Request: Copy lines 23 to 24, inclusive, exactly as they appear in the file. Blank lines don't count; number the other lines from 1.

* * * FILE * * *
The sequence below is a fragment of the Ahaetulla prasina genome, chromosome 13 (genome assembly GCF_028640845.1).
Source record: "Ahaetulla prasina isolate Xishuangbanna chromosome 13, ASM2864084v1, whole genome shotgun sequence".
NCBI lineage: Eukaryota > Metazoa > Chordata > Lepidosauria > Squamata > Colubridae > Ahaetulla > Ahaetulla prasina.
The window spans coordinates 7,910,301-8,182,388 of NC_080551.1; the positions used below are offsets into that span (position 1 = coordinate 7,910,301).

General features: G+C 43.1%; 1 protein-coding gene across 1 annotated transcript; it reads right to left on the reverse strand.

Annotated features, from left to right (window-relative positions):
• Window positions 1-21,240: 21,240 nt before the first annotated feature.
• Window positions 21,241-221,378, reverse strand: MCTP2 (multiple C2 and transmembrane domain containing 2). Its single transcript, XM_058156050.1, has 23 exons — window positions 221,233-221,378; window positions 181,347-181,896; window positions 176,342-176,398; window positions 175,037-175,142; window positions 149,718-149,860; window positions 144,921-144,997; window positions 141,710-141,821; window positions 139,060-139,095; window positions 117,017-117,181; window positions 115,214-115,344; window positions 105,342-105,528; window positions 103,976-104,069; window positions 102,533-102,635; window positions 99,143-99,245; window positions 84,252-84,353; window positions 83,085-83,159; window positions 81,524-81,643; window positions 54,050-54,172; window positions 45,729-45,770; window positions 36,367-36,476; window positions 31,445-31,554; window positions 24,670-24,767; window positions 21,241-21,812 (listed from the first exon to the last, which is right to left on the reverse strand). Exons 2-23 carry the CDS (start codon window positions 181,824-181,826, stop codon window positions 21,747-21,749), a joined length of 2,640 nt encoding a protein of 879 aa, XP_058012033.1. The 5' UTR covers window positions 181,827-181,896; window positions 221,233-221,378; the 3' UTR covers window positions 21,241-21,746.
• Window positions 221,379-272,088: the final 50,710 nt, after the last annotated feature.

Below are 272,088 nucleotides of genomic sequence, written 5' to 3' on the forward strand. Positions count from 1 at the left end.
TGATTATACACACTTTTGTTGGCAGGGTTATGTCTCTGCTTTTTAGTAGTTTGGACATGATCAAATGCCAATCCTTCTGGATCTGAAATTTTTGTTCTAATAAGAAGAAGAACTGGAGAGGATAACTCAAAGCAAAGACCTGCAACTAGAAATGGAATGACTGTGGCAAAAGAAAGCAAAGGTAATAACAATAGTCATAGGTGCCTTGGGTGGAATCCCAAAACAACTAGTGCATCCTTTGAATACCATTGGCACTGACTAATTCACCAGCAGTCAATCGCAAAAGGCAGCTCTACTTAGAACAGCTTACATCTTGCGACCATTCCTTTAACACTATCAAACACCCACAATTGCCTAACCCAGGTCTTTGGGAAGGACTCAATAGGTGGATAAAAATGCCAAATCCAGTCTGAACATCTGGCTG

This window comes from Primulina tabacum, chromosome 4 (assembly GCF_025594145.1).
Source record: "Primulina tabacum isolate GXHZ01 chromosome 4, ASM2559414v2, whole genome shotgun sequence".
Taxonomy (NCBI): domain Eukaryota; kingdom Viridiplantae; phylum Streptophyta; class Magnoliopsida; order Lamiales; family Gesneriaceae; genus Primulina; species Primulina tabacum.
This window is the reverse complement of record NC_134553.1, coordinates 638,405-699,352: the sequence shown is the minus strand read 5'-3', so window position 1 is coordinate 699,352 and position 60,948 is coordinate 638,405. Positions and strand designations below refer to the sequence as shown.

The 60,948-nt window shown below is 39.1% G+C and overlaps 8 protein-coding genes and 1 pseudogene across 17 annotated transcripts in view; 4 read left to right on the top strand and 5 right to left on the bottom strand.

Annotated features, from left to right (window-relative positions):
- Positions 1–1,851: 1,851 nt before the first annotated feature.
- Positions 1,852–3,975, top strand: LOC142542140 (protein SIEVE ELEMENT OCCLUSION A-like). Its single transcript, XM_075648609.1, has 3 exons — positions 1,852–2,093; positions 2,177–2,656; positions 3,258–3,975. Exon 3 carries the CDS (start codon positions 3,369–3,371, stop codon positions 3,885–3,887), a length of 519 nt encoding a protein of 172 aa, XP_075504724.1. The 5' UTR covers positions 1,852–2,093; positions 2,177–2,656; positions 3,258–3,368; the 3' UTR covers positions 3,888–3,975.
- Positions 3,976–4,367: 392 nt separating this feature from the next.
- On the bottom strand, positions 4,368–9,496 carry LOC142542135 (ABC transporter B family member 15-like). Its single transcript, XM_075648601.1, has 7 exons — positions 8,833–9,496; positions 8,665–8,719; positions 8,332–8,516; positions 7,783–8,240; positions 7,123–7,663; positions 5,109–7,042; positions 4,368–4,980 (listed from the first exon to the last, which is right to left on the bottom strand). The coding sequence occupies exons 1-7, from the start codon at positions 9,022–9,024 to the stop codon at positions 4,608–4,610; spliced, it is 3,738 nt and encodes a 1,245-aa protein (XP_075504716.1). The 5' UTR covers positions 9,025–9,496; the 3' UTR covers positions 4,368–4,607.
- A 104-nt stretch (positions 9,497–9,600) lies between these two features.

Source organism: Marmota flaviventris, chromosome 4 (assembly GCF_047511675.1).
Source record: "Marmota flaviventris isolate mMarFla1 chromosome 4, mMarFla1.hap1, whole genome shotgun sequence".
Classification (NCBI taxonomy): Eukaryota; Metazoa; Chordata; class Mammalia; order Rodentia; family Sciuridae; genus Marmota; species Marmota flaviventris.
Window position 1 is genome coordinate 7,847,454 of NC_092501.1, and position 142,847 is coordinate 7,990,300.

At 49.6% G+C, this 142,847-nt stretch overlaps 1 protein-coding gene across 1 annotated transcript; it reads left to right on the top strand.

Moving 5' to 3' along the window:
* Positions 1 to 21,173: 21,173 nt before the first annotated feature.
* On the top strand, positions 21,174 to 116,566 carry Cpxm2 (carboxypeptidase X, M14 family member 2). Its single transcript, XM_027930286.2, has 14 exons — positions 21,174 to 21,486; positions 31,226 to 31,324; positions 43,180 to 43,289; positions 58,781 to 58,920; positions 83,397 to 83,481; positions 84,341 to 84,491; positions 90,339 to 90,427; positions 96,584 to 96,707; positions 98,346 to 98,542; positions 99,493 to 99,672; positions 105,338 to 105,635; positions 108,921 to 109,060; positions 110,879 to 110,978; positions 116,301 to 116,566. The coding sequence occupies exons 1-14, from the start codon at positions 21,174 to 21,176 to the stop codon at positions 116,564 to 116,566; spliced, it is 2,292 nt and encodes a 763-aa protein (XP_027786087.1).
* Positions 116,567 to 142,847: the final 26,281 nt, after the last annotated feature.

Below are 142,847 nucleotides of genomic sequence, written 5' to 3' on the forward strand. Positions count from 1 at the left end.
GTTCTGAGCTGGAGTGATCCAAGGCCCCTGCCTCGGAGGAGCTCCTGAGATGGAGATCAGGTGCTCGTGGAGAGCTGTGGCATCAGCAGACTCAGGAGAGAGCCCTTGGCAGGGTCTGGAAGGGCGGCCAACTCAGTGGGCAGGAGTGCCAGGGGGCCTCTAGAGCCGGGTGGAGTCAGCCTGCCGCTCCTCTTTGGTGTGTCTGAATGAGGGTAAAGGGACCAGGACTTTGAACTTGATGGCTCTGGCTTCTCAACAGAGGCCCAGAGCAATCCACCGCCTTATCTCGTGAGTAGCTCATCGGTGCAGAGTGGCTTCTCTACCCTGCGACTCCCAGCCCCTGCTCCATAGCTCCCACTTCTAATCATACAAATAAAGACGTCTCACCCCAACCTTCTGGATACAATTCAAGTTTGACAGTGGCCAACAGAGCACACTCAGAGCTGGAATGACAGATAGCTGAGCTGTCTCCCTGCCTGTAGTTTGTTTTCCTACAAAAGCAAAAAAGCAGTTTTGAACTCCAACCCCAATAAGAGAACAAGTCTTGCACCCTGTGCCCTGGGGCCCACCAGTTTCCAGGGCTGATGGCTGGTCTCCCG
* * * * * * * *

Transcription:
Source organism: Marmota flaviventris, chromosome 4 (assembly GCF_047511675.1).
Source record: "Marmota flaviventris isolate mMarFla1 chromosome 4, mMarFla1.hap1, whole genome shotgun sequence".